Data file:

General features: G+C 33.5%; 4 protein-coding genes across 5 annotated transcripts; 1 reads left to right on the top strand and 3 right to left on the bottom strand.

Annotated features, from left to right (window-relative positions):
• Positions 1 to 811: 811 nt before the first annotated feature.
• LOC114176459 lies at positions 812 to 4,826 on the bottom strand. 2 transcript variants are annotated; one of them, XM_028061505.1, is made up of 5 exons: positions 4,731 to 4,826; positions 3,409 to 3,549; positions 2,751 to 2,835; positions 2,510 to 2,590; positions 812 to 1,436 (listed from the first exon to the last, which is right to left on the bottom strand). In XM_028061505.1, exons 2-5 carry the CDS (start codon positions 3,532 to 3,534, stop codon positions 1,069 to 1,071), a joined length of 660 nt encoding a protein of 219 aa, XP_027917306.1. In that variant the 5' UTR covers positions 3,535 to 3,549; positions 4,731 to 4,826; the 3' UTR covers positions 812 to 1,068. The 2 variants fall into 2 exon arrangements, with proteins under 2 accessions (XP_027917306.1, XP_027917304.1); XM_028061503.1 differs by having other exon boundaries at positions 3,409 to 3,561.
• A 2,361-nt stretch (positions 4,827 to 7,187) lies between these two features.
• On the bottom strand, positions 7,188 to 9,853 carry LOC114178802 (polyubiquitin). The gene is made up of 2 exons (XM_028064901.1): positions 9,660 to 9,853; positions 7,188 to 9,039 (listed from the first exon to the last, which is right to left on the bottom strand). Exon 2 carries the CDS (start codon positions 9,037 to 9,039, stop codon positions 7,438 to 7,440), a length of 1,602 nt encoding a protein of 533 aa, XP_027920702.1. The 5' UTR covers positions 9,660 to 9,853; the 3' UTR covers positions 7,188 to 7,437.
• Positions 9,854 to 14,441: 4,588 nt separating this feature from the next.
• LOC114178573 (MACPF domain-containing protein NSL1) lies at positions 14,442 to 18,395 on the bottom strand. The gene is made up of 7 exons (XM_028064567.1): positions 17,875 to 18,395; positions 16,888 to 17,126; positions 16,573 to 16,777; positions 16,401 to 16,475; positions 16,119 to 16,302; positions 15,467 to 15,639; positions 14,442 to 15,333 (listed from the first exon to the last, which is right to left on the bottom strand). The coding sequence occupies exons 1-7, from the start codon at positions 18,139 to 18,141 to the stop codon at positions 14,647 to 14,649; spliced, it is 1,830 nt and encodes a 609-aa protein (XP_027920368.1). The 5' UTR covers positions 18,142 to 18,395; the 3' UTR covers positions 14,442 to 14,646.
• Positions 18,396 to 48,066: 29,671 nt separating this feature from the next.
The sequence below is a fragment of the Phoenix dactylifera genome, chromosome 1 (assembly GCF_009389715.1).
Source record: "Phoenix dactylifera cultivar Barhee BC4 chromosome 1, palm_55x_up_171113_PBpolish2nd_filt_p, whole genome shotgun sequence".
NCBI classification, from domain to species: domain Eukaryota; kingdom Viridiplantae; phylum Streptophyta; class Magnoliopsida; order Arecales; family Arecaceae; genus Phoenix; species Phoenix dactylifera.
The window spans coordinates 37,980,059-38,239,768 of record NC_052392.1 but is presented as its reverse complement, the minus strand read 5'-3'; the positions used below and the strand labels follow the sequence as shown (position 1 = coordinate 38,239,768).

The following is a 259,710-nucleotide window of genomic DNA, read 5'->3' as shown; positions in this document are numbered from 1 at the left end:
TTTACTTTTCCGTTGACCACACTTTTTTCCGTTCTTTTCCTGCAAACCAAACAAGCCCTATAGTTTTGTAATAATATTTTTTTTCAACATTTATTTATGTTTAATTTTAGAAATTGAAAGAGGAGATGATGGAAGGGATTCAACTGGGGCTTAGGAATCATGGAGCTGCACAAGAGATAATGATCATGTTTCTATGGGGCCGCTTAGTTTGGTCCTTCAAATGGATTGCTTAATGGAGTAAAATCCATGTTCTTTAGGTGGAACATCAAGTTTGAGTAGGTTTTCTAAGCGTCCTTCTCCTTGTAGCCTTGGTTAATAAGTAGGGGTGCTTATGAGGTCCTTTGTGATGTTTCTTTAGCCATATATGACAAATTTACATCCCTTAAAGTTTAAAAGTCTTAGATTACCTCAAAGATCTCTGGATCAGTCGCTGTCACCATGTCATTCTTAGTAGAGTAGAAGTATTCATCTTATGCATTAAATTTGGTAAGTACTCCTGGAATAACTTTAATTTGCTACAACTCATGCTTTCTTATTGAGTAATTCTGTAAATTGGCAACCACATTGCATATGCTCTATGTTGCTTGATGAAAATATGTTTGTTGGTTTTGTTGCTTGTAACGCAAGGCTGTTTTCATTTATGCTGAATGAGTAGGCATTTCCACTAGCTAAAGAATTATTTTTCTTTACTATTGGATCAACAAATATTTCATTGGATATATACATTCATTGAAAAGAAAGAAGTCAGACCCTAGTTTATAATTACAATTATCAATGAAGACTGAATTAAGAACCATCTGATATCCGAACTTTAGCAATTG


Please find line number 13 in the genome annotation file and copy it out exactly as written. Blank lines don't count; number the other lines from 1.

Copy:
The window spans coordinates 37,980,059-38,239,768 of record NC_052392.1 but is presented as its reverse complement, the minus strand read 5'-3'; the positions used below and the strand labels follow the sequence as shown (position 1 = coordinate 38,239,768).